Parents often ask me questions that pertain to the topic of giving children allowances. The following are a representative sample:

Should you give children an allowance?

How frequently should you give an allowance?

Should you give an allowance that is large enough to cover the costs of children’s lunches at school or some of their clothing or similar expenses?

If you give an allowance, at what age should you start?

As a parent, should you have some say in how the allowance is spent (or saved)?

Should giving the allowance be based on children fulfilling certain responsibilities in the house?

Should an allowance be withheld if our children display negative behavior or do not fulfill a responsibility?

At my workshops and in my clinical practice I have offered responses to these questions that are based on the strategies that my colleague Sam Goldstein and I describe for developing a “resilient mindset” in children. My views about allowance are:

--Children should be given an allowance.

--The amount given should be reasonable and realistic, based, in part, on the child’s age; in deciding on an amount, the family’s financial situation should be taken into consideration.

--A small allowance can be given when children are five or six years old.

--For simplicity and regularity, an allowance given each week works best.

--An allowance should not be given to cover basic needs such as for school lunches or for clothing. However, if a child wants something relatively expensive such as the latest superstar endorsed sneakers, I think it is appropriate and acceptable for parents to establish a limit on how much they are willing to contribute towards the purchase of the sneakers; if their child still wants the sneakers he or she can use allowance money or money that is earned to fill in the balance. This encourages the development of such characteristics of a resilient mindset as problem solving, decision making, responsibility, and self-discipline.

--In determining an allowance, parents can establish a policy that a certain percentage—even a small percentage such as 10-15%—be set aside for savings. However, I believe that parents should refrain from dictating how the rest of the allowance is spent. A father told me he was upset by the amount of allowance his son used to buy baseball cards, although to his credit the son did not ask for an increase in allowance to purchase other things. The father’s distress was lessened by the profit his son made when selling the cards. The father proudly commented, “My son’s become quite an entrepreneur.”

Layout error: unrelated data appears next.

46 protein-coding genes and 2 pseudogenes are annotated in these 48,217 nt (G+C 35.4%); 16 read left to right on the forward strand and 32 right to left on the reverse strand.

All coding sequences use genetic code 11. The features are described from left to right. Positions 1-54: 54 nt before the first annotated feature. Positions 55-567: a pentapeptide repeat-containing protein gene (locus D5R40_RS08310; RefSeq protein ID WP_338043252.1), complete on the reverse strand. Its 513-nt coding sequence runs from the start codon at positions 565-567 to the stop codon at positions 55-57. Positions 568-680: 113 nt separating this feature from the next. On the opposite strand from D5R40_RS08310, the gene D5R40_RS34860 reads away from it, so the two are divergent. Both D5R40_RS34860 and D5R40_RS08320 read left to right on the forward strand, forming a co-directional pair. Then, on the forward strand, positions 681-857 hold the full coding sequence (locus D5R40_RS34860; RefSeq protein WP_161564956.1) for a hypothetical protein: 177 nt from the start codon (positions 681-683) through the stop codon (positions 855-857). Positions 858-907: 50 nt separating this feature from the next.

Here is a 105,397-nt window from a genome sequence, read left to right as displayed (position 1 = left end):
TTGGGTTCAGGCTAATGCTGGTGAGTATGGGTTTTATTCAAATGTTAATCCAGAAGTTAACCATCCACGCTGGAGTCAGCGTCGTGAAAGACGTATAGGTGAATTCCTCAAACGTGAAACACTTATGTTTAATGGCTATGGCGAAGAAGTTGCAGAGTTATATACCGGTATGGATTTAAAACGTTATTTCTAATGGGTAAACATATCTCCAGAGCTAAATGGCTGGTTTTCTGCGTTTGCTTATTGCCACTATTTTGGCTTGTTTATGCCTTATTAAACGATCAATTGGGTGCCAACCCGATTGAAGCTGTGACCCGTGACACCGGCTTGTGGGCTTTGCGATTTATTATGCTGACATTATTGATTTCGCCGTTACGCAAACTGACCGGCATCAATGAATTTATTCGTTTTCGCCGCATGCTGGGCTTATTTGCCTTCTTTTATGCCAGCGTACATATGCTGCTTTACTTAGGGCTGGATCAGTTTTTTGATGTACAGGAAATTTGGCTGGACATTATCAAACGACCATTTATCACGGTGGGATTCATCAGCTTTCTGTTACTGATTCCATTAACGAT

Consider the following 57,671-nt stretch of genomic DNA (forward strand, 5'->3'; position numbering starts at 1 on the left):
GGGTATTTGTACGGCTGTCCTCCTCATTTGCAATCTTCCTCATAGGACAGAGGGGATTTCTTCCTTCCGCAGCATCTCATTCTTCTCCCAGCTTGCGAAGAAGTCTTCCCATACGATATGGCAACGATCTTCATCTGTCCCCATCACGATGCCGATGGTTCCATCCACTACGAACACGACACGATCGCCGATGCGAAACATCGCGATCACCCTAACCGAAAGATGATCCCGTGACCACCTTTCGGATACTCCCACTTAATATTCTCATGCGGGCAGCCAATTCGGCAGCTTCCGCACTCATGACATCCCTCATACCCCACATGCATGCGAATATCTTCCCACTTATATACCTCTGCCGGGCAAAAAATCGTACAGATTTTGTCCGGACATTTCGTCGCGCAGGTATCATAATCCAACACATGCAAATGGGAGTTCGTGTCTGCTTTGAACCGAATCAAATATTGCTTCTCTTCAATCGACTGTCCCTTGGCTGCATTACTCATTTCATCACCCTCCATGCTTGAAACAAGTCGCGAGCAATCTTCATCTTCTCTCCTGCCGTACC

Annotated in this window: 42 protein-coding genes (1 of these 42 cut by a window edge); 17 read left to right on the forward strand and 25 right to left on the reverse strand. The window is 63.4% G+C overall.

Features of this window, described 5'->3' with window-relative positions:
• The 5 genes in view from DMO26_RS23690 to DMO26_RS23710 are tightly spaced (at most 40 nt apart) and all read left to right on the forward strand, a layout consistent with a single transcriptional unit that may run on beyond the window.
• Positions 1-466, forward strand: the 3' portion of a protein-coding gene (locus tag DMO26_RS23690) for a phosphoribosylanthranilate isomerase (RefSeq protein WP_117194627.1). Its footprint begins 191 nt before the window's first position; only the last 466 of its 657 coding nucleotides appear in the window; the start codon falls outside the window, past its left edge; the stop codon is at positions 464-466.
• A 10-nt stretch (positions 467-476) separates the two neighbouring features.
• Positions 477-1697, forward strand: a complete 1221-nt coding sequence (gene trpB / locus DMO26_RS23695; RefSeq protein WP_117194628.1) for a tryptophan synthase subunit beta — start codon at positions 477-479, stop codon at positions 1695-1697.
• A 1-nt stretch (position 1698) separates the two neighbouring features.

Another parent was concerned because her 12-year-old daughter was in the habit of immediately using her entire allowance to buy fashion magazines. On several occasions the girl asked her mother if she could have an “advance” on next week’s allowance. The mother wisely declined, informing her daughter, “It’s your decision about how and when to spend your allowance. If you spend it all on the first day you should realize that you won’t have any money to spend on other things during the rest of the week.” The mother reported that within a few weeks, her daughter learned to “ration” her weekly allowance and have some left at the end of the week.

--An allowance should not be given nor withheld as a condition for performing certain responsibilities or behaving in certain ways. In my experience the practice of using an allowance as a reward or punishment frequently backfires. I am not implying that a child’s behavior should not prompt consequences but rather that the consequences not involve the giving or withholding of an allowance.

In expanding upon this last point, I believe strongly in involving even young children in activities that contribute to the well-being of their family and others. These “contributory activities” nurture resilience in children, reinforcing the belief that they are making a positive difference in the lives of others. I don’t believe children should be paid to meet reasonable, day-to-day family responsibilities. Our message to our children should be, “We need and expect your help as a valued member of the family.” If children do not fulfill responsibilities, their neglect to do so should be tied to consequences unrelated to their being given an allowance.

When my two sons were growing up, the only exception I had to paying children for certain responsibilities took place during the fall season. Our house is surrounded by trees and given the hours they spent raking the leaves, I did feel their hard work deserved a monetary reward. Not everyone might agree, but it worked very well in our household.

About the Authors

Sam Goldstein

Sam Goldstein, Ph.D., is an Assistant Clinical Professor at the University of Utah School of Medicine.

Robert Brooks, Ph.D.

Robert Brooks, Ph.D., is on the faculty of Harvard Medical School and has served as director of the Department of Psychology at McLean Hospital.

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